A mother and her daughter

This is number 3 in a series of reflections about Gospel women, many of them un-named, and an appreciation of feminine imagery and experiences that are prominent in many of the stories Jesus told. 

Jesus grew up in a culture where the adult Jewish male thanked God each day in prayer “that thou hast not made me a gentile, nor a woman, nor an ignorant man”. Then he met a woman who ticked two of the three no-goes. Not only was she a woman, hardly worthy of being known by name, but she was Greek by birth, a Canaanite by religion, living in a seaside town in a part of the world we know as Lebanon.

It begins as a mother and daughter story. The daughter suffered from some kind of disability, the kind that at the time was described as being ‘tormented by a devil’. The mother, like mothers the world over, then and now, was frantic that her daughter was be able to live a normal, healthy life the same as other girls her age.  In a careful reading of Matthew 15: 21-28, this mum comes across as a risk-taker, strong enough to cope with rejection and hostility, a smart talker, witty, and very determined.

In the way news travels through a small town, she’d heard rumours about a visiting Jewish preacher, someone who had healing powers. She tailed him through the town, making a nuisance of herself and annoying his already disgruntled little band of followers who were looking for a bit of R and R.  Jesus ignored her.

Even though the woman was careful to address Jesus as “Lord”, and even knelt before him to make her plea for mercy, Jesus gave her the silent treatment.

As an Israelite male Jesus was not obliged to even recognise this pagan woman. The disciples, used to his usual counter-cultural approach to other women, Jewish women, and  fed-up with this persistently annoying woman, suggested he give her what she wanted anyway.  

Instead he insults her, referring to her as a dog, and offense in every language, even today. And she retaliates. “Ah yes, Lord. But even little dogs eat the scraps that fall from their master’s table. “

Something happened then, something deep in Jesus moved, changed. “Woman, you have great faith. Let your desire be granted.” It was a turning point in Jesus’ life, a growth marker. In an instant his ministry moved beyond Judaism and encompassed the whole world.  He would never forget that it was a pagan woman’s faith that called him to move into a place where he saw his life and the will of his Father from a totally different aspect.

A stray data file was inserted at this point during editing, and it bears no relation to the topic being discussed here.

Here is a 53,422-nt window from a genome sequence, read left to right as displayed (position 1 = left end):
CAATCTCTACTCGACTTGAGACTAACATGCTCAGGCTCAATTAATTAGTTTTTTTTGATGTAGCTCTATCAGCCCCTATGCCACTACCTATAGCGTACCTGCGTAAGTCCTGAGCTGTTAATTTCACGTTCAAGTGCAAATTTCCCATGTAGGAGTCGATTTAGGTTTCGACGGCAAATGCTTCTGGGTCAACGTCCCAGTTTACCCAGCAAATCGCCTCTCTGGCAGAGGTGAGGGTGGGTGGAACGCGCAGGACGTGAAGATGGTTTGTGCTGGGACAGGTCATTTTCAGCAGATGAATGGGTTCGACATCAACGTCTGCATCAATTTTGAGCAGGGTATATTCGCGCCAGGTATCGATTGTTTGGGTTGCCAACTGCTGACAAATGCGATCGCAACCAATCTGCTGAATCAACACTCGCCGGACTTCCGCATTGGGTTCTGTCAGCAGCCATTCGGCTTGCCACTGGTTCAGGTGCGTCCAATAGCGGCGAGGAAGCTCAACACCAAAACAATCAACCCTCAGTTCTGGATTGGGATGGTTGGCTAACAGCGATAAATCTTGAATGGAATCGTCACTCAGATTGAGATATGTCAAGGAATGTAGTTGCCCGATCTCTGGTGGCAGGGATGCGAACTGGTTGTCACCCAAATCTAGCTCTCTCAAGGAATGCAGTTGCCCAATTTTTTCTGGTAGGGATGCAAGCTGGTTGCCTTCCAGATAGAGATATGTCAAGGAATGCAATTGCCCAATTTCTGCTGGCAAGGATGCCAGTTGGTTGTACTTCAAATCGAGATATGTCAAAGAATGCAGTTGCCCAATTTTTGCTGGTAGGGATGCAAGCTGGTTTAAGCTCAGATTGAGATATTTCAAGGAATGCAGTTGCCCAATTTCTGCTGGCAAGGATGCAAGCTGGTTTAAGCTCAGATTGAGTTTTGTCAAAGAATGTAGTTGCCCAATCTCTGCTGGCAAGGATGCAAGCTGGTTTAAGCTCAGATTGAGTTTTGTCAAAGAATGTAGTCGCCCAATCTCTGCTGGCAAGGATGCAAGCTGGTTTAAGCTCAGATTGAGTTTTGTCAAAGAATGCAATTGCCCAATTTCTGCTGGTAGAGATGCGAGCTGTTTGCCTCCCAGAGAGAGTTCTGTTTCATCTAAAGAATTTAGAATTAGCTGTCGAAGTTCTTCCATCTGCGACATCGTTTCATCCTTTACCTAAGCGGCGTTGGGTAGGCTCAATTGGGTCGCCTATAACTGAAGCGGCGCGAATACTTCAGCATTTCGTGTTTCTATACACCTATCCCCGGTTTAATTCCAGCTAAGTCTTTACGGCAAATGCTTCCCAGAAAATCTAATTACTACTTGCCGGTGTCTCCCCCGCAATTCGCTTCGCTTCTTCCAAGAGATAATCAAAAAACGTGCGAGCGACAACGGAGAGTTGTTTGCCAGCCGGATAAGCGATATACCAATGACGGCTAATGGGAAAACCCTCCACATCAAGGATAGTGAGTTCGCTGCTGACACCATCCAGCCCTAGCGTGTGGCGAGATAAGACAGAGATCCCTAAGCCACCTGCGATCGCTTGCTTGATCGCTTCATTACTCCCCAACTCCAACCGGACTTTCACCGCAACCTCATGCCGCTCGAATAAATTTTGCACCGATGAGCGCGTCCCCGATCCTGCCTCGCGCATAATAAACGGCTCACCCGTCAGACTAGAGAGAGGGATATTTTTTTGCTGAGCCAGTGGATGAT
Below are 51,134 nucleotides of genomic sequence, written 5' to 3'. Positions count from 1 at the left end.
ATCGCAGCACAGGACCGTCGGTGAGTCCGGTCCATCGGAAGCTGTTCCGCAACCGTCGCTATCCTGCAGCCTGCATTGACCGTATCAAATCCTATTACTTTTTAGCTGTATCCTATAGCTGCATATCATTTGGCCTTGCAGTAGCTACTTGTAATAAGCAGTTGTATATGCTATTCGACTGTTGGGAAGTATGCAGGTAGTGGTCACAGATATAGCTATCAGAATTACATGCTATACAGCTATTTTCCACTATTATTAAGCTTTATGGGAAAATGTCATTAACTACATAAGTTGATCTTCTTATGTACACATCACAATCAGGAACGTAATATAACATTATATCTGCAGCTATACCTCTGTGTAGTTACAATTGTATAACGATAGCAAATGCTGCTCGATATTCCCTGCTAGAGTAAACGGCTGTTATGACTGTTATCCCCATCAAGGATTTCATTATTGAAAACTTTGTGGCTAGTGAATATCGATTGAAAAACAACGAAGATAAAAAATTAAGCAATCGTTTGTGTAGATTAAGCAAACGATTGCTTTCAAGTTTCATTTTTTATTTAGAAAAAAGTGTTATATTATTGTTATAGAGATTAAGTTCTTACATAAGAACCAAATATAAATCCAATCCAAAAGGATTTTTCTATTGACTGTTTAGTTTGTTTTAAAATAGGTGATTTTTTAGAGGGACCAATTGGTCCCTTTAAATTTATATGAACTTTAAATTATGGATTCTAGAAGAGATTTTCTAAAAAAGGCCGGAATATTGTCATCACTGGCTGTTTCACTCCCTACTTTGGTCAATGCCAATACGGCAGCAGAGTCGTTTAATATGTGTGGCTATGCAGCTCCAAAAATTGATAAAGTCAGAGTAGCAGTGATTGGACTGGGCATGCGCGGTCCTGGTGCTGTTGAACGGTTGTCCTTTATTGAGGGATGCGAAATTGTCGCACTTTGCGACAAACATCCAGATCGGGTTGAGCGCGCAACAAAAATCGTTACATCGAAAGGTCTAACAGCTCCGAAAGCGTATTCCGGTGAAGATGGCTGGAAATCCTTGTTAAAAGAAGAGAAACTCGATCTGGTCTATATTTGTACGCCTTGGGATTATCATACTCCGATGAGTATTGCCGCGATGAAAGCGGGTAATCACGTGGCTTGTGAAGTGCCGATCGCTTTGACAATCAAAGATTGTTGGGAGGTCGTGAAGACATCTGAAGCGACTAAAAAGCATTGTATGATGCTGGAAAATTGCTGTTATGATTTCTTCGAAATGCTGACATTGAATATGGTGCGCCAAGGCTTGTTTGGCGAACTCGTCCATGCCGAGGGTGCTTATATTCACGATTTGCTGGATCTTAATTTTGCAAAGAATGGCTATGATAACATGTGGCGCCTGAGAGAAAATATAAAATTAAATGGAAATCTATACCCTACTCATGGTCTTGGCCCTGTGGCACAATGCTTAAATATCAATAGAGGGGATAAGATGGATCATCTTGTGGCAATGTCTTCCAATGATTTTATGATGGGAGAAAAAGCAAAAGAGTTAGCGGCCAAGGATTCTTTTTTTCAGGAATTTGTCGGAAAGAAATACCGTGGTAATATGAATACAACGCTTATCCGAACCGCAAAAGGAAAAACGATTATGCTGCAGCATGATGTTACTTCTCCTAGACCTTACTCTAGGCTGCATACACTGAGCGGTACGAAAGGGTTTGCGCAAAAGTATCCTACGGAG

That gutsy Canaanite woman who had humiliated herself for love of her daughter, would never have known that her words and her faith would echo down through the ages her story giving counyless women inspiration and strength to follow their God-given instincts.  Now, more than ever, women like her are questioning and even breaking religious and cultural taboos that prefer them to walk in the shadow of an authoritarian male leadership.

Through every avenue available in a supremely audio-visual world, women need to talk persistently, calmly, and sometimes passionately, about the things in Christianity that challenge and disturb them. Hopefully their faith will shatter a few more taboos.

Judith   ( judith@judithscullu.com.au)

3 Replies to “A mother and her daughter”

  1. I have always loved the Canaanite woman. I love that she was sassy enough not to be put down even by Jesus’s.

  2. Thank you Judith for another thought provoking article. You have inspired me to look at how women are portrayed in the Bible. Your insights are very helpful. The Canaanite woman was indeed courageous! We certainly need gutsy women in the Church today.

Leave a Reply

Fill in your details below or click an icon to log in:

WordPress.com Logo

You are commenting using your WordPress.com account. Log Out /  Change )

Twitter picture

You are commenting using your Twitter account. Log Out /  Change )

Facebook photo

You are commenting using your Facebook account. Log Out /  Change )

Connecting to %s

%d bloggers like this: